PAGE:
I like to work harder than the average Joe when it comes to getting my stuff done. I double majored, triple minored, took 2 jobs throughout college, and joined a mentorship program to mentor underclassmen transitioning into college. My summers were spent in internships and working out, making sure that the dreaded Sarcopenia doesn’t hit me in my 30s and beyond as extensively as someone who hasn’t been physically active.
Everyone wants and has the will to win, but not everyone puts in the preparation and work that’s needed to actually win. Winners aren’t born, winners are made.
Is it Hard to Over-Prepare?
The thing about over-preparing, the very definition is to put in more effort than another. If you’re not in a competition with others then assume you’re competing against yourself and put in more effort in than you normally would have. The beauty about effort is that it’s not hard or complicated.
It’s putting in more hours than the next person. It’s not hard to stay an hour later than the next person. It may be tiresome, annoying, or just plain out something that a person may not want to do, but it’s not hard to put in the extra hour.
You may be asking “What’s an extra hour going to do?” and in the short term, it’s probably not going to make a significant impact. However, one hour extra a day is 260 hours (52 weeks * 5 hours extra) over the year. I’m a firm believer in the 10,000 hour rule, which states that to be the best at something, it requires 10,000 hours to be comfortable doing so. The idea is by Malcolm Gladwell.
Why Under-preparing Doesn’t Work
It’s better to be over-prepare for everything that you do that could put yourself up for success, such as a presentation, job interview, etc. I would always be wowed by people who have natural talent and say “I accomplished this with the minimal amount of effort.” Because I was so impressed, I changed my behavior and would try to figure out how to optimize my time to do the least and get the most.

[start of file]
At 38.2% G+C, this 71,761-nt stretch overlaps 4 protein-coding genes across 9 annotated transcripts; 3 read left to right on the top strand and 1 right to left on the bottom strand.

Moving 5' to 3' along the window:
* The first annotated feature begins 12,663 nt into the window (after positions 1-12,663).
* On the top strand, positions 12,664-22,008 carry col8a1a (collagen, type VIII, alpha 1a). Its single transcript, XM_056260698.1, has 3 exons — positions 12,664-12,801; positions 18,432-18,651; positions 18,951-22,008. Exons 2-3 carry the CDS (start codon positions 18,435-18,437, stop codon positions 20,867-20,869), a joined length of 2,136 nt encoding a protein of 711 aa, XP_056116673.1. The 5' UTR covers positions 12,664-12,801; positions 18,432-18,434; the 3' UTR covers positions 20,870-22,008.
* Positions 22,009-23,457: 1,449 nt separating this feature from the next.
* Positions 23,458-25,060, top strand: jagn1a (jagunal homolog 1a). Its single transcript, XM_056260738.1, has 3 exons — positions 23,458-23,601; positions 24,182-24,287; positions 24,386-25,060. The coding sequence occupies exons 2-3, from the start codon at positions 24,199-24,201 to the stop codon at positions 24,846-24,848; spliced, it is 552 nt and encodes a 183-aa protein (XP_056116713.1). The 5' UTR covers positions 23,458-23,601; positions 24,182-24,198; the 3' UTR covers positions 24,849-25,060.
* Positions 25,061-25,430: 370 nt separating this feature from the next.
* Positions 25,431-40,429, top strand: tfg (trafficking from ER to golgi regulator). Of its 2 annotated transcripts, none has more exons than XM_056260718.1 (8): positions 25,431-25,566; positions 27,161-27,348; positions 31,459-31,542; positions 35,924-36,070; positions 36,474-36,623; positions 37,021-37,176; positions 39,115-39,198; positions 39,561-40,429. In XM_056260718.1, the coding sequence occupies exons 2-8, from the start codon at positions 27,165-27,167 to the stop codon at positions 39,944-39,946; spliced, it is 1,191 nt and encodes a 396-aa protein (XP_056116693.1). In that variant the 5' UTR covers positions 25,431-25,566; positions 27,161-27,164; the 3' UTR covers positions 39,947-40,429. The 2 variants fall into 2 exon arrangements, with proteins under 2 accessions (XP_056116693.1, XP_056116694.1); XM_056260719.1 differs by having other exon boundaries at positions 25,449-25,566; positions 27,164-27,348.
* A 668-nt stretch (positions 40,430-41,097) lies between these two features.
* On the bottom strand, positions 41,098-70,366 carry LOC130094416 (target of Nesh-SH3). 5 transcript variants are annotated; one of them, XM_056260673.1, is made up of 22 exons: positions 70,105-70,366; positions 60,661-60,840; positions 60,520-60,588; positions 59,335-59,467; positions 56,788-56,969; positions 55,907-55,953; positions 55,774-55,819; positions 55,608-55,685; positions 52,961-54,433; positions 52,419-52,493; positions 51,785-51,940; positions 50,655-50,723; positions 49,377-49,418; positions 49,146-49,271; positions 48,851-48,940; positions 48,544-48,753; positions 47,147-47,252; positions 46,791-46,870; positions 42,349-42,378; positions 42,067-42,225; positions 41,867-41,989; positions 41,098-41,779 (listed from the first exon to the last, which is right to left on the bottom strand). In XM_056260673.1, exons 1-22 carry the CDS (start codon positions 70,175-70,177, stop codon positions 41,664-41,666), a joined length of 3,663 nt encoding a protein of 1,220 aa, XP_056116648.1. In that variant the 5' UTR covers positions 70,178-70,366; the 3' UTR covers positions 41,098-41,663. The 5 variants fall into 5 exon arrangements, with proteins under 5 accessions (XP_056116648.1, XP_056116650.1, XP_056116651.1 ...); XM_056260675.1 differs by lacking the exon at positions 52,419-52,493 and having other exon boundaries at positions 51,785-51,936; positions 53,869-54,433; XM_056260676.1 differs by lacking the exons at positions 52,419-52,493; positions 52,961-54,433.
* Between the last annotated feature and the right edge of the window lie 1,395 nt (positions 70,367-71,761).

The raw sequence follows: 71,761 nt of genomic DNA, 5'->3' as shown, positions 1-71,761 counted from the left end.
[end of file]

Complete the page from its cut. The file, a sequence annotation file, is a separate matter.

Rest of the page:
This is exactly like timing the market. You will have no idea exactly how long an activity would take to complete and by trying to optimize (i.e. timing the market to try to get the most returns) your time and put in the minimum amount of effort, results could suffer. If you get it right, you will have fantastic efficiency, but just like timing, you never know. Never sacrifice results for efficiency.
Over-Preparing is a Natural Hedge to Being Fired
GE was famous for its use of “rank and yank” where the bottom employees got fired and the cycle repeated. I personally wouldn’t thrive in this pressure-filled type of environment but I am pretty sure my boss is watching my every move in terms of work performance and seeing if I deserve to be with the company in the next year. The pressure exists whether I like it or not.
Doing things half-hearted and half-willed is not going to make my boss recommend me to not be fired or be promoted for that matter. The ones who perform (and I’m talking all around performance, office politics, job functions, and revenue generation) are the ones who get awarded the carrot, more often than not.
Yes, it’s surprising that office politics have to be there but it’s necessary. A professor once told me “you don’t want to play office politics? Good, leave it to others who want to get ahead play it.” I didn’t want to play it because of my ego, I felt that I didn’t need to play office politics and that only my direct performance with the job will matter but I am wrong. I can’t let my ego get in the way of my goals so I quickly changed my view as soon as my professor said that.
Over-Preparing is Everywhere
Why go through a presentation after putting the PowerPoint slides together at the last minute? For naturally good presenters and talkers, it might be easy to get away with it in the short term. However, the higher up the good presenter goes, the easier it is for management to figure out if he or she actually knows the material.
In the short term, it’s very easy to get away by giving off the impression of knowledge by talking greatly in length. In the long term, it’s very easy to get penalized by giving off the wrong impression. The more involved senior management is in the project, the harder it will be to BS.
Why only put in 5-10% into a 401k for retirement? Will the government will take care of elders through Social Security? What if they suddenly change the laws canceling it? I wouldn’t be dependent on the government for money, especially when baby boomers these days are going to take all of the social security funds.
It wouldn’t be smart to under-prepare for something that could make the difference between living comfortable and not after putting in 40 years worth of sweat, frustration, and stress. Yes, it could mean less frequent trips to the bar but does going out doesn’t add too much utility. I don’t think drinking, eating unhealthy food, or adding to the money stress is worth it.
Readers, what do you think about over-preparing? Do you put in the work in order to succeed?
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